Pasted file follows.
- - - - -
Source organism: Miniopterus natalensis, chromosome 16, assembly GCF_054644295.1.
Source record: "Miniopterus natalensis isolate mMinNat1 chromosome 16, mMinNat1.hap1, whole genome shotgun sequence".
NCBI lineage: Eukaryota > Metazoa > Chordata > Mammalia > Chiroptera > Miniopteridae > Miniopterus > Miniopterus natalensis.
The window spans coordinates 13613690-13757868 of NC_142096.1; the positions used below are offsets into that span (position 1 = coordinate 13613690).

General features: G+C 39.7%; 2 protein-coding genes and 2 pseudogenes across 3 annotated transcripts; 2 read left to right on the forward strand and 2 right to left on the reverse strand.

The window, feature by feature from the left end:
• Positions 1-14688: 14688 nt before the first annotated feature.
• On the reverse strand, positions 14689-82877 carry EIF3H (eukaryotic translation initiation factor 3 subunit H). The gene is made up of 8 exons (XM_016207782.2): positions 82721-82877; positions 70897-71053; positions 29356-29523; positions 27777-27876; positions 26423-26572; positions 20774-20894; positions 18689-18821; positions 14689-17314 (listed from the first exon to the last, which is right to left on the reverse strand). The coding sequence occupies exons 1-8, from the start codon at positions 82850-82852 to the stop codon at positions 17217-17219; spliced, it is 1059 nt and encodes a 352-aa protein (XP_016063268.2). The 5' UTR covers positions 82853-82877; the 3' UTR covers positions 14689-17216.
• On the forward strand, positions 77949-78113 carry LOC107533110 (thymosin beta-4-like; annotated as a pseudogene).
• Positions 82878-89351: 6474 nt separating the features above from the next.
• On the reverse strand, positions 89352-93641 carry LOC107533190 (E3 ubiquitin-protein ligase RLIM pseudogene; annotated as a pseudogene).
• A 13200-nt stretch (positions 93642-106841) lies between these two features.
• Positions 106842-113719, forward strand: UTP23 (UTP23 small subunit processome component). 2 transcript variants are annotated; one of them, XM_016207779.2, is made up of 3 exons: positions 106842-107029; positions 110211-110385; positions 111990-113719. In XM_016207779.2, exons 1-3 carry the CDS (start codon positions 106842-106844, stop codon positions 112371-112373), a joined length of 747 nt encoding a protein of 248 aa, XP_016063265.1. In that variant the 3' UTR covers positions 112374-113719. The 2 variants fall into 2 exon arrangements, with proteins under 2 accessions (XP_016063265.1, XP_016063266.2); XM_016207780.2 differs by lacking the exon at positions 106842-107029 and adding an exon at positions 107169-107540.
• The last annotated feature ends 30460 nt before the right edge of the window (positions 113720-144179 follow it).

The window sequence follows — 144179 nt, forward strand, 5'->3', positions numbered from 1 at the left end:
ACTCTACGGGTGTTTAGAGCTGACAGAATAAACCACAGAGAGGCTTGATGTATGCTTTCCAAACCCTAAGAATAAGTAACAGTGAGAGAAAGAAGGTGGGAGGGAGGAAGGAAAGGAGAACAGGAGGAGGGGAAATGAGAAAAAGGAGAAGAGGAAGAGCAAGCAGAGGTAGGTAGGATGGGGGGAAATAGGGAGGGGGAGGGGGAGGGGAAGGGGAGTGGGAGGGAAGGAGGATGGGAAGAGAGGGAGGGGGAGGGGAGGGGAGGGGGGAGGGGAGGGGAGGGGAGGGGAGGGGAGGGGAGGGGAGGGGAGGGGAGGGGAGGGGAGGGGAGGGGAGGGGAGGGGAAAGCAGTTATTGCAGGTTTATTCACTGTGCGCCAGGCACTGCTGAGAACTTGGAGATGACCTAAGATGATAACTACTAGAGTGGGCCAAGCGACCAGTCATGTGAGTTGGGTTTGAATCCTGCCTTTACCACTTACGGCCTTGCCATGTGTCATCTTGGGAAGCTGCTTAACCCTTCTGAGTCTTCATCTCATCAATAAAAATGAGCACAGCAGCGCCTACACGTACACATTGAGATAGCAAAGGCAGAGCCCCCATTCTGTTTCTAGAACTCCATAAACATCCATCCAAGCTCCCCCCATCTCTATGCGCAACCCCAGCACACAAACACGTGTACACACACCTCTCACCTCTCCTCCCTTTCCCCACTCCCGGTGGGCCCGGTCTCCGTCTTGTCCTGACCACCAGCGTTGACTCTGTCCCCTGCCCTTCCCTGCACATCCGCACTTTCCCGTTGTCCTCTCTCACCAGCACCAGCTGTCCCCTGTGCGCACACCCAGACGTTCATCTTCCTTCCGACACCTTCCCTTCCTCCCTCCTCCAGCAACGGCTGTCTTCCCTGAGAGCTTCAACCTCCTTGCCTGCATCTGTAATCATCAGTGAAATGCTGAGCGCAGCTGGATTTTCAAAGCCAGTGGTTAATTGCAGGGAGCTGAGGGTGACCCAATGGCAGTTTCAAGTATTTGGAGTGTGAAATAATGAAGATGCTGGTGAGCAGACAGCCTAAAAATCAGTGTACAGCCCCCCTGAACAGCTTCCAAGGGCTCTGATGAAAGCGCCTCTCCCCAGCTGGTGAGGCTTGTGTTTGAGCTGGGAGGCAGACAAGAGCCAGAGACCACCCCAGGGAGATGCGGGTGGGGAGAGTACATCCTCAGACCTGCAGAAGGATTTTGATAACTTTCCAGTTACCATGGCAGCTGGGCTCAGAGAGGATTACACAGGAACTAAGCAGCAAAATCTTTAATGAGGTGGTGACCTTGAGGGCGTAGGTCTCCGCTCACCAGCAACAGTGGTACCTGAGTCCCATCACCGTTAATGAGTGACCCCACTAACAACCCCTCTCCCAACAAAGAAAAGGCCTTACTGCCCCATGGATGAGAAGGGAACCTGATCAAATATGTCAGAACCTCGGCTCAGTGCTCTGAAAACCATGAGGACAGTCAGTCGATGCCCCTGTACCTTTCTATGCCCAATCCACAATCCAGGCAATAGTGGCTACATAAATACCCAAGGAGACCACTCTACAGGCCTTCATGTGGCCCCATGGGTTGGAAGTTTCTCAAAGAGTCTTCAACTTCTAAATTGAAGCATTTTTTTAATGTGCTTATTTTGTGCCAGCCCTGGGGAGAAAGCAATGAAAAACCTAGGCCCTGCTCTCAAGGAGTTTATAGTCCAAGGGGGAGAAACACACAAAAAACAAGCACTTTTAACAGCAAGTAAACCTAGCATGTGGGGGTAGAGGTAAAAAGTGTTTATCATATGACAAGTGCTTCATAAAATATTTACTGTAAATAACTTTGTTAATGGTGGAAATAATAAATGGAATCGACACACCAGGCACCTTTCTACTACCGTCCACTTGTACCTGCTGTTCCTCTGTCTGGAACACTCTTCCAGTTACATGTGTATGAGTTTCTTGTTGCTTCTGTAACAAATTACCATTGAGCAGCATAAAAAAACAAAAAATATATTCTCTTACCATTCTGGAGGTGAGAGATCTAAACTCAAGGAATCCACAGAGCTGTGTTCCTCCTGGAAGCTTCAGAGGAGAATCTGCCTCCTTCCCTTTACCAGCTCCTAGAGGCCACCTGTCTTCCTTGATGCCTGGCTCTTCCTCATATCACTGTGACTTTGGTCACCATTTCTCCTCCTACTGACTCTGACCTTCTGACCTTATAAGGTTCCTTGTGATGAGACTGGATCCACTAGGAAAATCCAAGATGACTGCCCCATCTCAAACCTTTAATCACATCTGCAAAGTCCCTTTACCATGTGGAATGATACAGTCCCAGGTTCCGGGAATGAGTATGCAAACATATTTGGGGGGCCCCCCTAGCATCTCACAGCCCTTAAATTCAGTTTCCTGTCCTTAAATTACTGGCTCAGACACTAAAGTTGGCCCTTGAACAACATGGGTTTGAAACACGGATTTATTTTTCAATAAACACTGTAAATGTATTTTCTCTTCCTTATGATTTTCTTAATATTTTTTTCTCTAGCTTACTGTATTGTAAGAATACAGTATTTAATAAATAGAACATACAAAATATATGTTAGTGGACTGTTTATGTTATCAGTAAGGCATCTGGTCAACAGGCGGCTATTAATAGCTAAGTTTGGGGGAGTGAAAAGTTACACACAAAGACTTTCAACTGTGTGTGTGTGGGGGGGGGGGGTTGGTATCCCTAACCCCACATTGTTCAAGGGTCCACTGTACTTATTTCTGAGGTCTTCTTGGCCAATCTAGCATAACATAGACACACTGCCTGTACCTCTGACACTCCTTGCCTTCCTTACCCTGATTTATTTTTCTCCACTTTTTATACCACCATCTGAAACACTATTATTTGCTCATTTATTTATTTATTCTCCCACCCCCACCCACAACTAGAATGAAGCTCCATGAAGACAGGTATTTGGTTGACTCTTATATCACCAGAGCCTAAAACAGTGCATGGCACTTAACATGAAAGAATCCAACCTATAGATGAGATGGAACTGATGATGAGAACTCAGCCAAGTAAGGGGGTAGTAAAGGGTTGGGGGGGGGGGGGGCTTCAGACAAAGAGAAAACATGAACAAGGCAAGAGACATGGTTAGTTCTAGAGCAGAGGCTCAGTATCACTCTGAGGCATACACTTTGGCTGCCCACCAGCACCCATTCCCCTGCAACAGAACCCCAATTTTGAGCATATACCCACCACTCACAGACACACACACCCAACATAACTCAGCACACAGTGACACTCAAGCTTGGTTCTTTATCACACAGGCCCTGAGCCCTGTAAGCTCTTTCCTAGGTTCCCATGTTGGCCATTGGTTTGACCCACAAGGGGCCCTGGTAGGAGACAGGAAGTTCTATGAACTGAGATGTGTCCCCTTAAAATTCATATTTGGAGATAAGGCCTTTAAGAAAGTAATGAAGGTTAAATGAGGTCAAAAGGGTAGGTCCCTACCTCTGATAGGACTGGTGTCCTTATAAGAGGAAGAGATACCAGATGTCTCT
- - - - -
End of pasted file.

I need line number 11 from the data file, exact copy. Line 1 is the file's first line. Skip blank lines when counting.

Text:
• On the reverse strand, positions 89352-93641 carry LOC107533190 (E3 ubiquitin-protein ligase RLIM pseudogene; annotated as a pseudogene).